It’s a time honored maxim that those who do not learn from the past are doomed to repeat it in the future.
For Lise Schreier, Ph.D., there is much to be learned from an especially heinous practice that thrived in Europe from the mid-15th century to the early 19th century: child-gifting, the act of bringing dark-skinned children from Ghana, Senegal, and India to Europe, and offering them as presents to high society women.
In “Toying with Blackness,” a talk she presented on Jan. 19 at Fordham Law’s Center on Race, Law & Justice, Schreier, an associate professor of French, shared some of the research that she’s been conducting as part of a National Endowment for the Humanities grant toward publication of a book, Playthings of Empire: Child-Gifting and the Politics of French Femininity.Among the more baffling yet illuminating aspects of this practice, she said, was the way it was used as a teaching tool for French children, even after the practice was discontinued. In the final chapter of Playthings, Schreier details how the Nov. 19, 1922 edition of the widely read Lisette, Journal des Petites Filles (Lisette, A Magazine for Young Girls), debuted a serialized comic titled Blanche et Noire (White and Black).
In the story, a black girl named Raïssa is “rescued” from a black abuser and given to a white French girl named Mady. Raïssa is portrayed as grateful for being rescued from her abuser, and Mady is thrilled to have a new “toy.”
“But the story doesn’t end here, because as you know, there is no such thing as a free gift. In exchange for her new plaything, the French girl is expected to behave in very specific ways. More to the point, the black ‘toy’ is what turns her into a proper, obedient French citizen,” Schreier said.
One of the things Schreier finds interesting here is the fact that Mady was not the only little girl to get a gift. Her young readers also got a gift: the magazine itself.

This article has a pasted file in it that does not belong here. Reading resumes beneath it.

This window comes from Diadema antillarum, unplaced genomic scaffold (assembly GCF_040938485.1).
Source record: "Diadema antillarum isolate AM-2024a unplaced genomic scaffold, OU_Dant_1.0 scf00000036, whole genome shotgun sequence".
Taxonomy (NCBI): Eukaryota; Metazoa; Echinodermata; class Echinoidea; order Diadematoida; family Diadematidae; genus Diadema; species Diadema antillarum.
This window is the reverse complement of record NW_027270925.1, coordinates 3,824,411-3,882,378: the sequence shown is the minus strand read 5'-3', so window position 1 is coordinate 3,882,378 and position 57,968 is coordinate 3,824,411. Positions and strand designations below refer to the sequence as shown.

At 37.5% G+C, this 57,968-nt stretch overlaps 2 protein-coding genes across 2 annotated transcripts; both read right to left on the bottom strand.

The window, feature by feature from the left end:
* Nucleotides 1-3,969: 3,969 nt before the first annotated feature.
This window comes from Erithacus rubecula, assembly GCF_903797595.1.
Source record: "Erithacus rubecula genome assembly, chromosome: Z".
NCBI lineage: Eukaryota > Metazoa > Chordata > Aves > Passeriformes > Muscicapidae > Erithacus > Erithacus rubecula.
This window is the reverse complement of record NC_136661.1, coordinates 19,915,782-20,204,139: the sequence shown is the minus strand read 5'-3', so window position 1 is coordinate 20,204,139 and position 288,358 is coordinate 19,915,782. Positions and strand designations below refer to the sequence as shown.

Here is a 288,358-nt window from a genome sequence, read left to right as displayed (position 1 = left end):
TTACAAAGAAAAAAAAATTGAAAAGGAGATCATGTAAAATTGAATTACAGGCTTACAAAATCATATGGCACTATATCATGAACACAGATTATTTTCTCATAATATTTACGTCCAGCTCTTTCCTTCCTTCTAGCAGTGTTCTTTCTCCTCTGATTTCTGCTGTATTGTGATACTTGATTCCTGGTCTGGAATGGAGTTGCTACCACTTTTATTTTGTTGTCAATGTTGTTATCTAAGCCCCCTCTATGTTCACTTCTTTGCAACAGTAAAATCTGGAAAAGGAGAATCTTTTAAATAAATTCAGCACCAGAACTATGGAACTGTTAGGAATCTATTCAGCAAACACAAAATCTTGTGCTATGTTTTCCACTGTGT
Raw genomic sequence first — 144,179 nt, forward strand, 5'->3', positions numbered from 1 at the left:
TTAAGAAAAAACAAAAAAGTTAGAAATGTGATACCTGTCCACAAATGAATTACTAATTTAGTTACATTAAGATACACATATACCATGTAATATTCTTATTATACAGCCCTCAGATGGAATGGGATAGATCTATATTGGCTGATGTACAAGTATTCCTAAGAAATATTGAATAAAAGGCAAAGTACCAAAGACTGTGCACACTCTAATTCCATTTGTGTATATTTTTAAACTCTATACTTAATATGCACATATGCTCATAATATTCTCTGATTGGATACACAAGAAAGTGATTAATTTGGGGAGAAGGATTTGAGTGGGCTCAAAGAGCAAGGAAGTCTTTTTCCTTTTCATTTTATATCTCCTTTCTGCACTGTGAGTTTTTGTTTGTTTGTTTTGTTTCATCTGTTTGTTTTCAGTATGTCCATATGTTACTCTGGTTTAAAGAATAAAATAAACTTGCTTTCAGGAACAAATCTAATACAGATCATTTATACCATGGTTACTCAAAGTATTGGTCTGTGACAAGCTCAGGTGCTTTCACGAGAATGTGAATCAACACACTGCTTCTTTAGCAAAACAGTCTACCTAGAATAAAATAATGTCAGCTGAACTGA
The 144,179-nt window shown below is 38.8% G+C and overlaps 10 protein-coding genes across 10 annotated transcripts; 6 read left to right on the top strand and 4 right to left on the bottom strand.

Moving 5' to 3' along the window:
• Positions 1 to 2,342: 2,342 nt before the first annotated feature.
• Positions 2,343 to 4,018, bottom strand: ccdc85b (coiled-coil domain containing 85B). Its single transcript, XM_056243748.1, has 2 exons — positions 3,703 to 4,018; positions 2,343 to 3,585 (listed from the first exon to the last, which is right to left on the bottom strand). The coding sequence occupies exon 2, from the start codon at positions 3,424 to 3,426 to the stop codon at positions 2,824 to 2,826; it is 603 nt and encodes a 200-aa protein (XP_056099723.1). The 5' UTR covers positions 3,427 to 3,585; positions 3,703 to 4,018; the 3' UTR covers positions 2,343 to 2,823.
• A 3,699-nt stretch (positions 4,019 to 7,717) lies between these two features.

“We all know how it works: if you behave, you get a toy. If you don’t, no present for you. It’s important to realize that the story of the black child being gifted to the white child was itself a present to good little French girls.”
One baffling aspect of Blanche et Noire was that it was ostensibly set in the 1920s, even though slavery was abolished in France by then, said Schreier. And Saint-Domingue, where Raïssa was supposed to come from, had become independent and was already renamed Haiti by then. Schreier said this deliberate amnesia about the past is further proof that blacks’ lives didn’t really matter in France—even in the early 20th century.
“The idea that you can have a fictional character [in the 1920s]and decide that she’s a slave, and then have another character buy her and offer her as a toy, is depicted as completely normal,” she said.
“Add the fact that the black character is not only an object but is also ahistorical. That tells us a lot about the ways in which blacks were objectified at various levels and for a very specific purpose, which is educating French girls.”
Little of this history is known in the United States, Schreier said. The conversation among attendees following her Jan. 19 presentation therefore focused on the different ways in which slavery was practiced on the two continents. As such, the images from Lisette are often unsettling to American audiences.
“When you talk about children’s literature—which is connected with tenderness, presents, family, and domesticity—you don’t necessarily think about racial subjection.
“And yet these are very powerful hidden mechanisms,” she said, “so it’s even more important to understand them.”